It’s a constitutionally-mandated ritual that’s typical no more than a curious afterthought following a presidential election, but the Electoral College vote has taken on newfound significance this year as Trump and his GOP allies make unprecedented efforts to subvert the popular will of the voters and overturn Biden’s November victory.
Trump has continued to spread false claims of widespread fraud despite courts in all of the battleground states rejecting his campaign’s challenges to the election. The Supreme Court dealt the final blow against his efforts to overturn the election result late Friday, dismissing a case brought by the Texas attorney general that sought to disenfranchise millions of voters in four states.
While Trump has directed most of his Twitter ire at the courts and the GOP state officials who have properly certified their states’ election results for Biden, he turned his attention to the Electoral College vote on Sunday evening with even more false claims. In a Fox News interview over the weekend, Trump claimed “it’s not over” and vowed to keep fighting to stay in office.
Monday’s Electoral College vote is not the final step in the constitutional process of selecting a president. The votes cast on Monday are sent to Congress, where they will be counted on January 6 in a joint session led by Vice President Mike Pence.
Lawmakers can dispute a state’s election result. But a challenge can only be considered if both a House member and senator sign onto it. So far only House Republicans have said they will contest the results, although some GOP senators have suggested they are considering joining.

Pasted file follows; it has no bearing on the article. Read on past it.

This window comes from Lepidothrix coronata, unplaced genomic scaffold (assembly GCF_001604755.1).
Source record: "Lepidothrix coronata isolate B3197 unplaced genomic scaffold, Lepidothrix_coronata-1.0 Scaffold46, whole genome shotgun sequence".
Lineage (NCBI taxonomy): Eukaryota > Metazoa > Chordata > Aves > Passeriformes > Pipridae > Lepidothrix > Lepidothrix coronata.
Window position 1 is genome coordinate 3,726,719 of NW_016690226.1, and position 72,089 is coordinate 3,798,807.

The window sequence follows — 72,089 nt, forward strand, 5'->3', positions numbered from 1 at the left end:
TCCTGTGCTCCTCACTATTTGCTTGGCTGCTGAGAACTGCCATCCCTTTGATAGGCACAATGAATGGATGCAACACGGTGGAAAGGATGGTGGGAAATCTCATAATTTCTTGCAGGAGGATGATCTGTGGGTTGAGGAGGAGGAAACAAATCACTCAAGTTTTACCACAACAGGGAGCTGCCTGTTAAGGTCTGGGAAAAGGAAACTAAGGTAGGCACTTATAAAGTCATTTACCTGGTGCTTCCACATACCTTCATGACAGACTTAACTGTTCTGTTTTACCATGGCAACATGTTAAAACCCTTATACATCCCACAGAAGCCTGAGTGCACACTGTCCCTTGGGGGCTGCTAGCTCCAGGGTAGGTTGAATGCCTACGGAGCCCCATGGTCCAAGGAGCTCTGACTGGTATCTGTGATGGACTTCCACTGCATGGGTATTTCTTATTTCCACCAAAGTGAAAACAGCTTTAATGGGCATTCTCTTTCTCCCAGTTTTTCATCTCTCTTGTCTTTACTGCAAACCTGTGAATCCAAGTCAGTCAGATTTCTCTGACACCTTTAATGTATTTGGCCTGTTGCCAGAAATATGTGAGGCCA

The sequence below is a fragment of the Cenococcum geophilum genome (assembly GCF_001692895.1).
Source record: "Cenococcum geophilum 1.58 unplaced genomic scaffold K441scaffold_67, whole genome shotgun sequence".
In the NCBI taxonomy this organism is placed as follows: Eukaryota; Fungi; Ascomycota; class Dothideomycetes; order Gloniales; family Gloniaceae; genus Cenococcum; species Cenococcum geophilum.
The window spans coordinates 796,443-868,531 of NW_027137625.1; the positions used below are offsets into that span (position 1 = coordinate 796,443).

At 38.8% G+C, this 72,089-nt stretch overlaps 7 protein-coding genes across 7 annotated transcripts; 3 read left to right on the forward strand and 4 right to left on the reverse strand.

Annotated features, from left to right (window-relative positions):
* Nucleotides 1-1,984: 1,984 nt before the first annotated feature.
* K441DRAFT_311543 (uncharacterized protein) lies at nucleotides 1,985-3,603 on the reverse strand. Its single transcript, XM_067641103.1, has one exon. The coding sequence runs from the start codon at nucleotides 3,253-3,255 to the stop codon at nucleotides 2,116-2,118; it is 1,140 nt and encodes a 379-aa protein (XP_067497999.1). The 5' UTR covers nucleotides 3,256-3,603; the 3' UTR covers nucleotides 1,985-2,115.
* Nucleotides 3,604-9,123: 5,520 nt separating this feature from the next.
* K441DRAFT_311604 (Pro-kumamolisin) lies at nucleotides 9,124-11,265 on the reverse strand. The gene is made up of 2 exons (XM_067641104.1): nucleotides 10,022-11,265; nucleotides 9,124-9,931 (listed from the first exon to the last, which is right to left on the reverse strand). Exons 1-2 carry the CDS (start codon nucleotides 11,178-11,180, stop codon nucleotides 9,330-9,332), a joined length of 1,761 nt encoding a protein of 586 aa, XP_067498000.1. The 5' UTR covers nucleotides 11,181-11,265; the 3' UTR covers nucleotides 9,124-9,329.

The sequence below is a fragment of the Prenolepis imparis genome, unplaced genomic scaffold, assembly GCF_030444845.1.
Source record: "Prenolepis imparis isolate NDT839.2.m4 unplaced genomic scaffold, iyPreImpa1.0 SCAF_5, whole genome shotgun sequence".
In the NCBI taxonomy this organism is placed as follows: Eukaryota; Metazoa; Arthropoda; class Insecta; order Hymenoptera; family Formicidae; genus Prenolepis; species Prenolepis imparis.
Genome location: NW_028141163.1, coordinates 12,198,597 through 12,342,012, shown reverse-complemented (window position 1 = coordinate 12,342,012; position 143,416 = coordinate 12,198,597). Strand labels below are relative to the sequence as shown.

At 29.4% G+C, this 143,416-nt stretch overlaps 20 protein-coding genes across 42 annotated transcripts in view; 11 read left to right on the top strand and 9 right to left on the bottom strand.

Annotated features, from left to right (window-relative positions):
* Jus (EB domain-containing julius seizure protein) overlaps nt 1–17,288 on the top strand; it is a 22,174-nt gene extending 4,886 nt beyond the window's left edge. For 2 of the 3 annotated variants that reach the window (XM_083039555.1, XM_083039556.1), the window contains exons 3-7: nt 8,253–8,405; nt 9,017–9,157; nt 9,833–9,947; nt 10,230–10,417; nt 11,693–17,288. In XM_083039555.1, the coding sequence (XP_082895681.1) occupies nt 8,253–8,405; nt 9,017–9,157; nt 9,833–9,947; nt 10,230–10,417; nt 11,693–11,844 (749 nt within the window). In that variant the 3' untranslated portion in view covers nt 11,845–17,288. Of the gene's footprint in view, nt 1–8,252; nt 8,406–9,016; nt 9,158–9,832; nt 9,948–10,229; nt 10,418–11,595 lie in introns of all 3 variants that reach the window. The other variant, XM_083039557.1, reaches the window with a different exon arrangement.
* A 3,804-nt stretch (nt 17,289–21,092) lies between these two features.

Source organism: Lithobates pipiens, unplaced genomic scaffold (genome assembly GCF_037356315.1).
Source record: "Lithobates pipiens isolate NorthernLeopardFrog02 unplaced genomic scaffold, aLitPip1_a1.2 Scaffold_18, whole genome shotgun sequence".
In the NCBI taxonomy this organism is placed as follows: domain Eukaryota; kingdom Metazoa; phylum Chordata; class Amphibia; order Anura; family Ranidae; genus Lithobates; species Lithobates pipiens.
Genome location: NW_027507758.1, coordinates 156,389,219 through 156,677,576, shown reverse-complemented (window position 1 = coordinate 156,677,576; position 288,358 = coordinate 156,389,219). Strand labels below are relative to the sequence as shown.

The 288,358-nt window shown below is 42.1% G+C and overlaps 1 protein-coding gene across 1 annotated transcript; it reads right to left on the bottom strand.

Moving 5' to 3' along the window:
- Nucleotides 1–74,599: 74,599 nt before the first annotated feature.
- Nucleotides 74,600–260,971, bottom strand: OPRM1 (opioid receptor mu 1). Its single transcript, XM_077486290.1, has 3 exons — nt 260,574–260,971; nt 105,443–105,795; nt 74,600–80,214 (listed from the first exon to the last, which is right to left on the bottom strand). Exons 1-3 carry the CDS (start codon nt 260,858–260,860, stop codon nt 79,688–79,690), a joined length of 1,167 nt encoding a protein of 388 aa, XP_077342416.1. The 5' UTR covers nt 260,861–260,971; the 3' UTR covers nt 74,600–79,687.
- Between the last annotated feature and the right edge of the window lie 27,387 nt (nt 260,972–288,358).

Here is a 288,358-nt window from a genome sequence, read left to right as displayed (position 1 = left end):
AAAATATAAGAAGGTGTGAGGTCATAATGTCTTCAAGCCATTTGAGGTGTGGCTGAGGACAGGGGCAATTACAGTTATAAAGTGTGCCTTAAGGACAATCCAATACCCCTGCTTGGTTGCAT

Even if a senator signs on to challenge the results, it’s only delaying the inevitable. In that case, the House and Senate separately debate the matter for two hours and vote on it. Democrats control the House, and enough GOP senators have already said they reject Trump’s claims of fraud that a challenge would not succeed there either.
After the state electors cast their ballots on Monday, those results will be certified and sent to Congress, the National Archives and to the courts.
The states’ electors are meeting throughout the day, as each state sets its own rules for how electors meet and vote. At least one state — Nevada — is meeting virtually due to the pandemic.
The Electoral College votes will conclude later Monday evening, when California’s electors meet at 5 p.m. ET and Hawaii’s at 7 p.m. ET.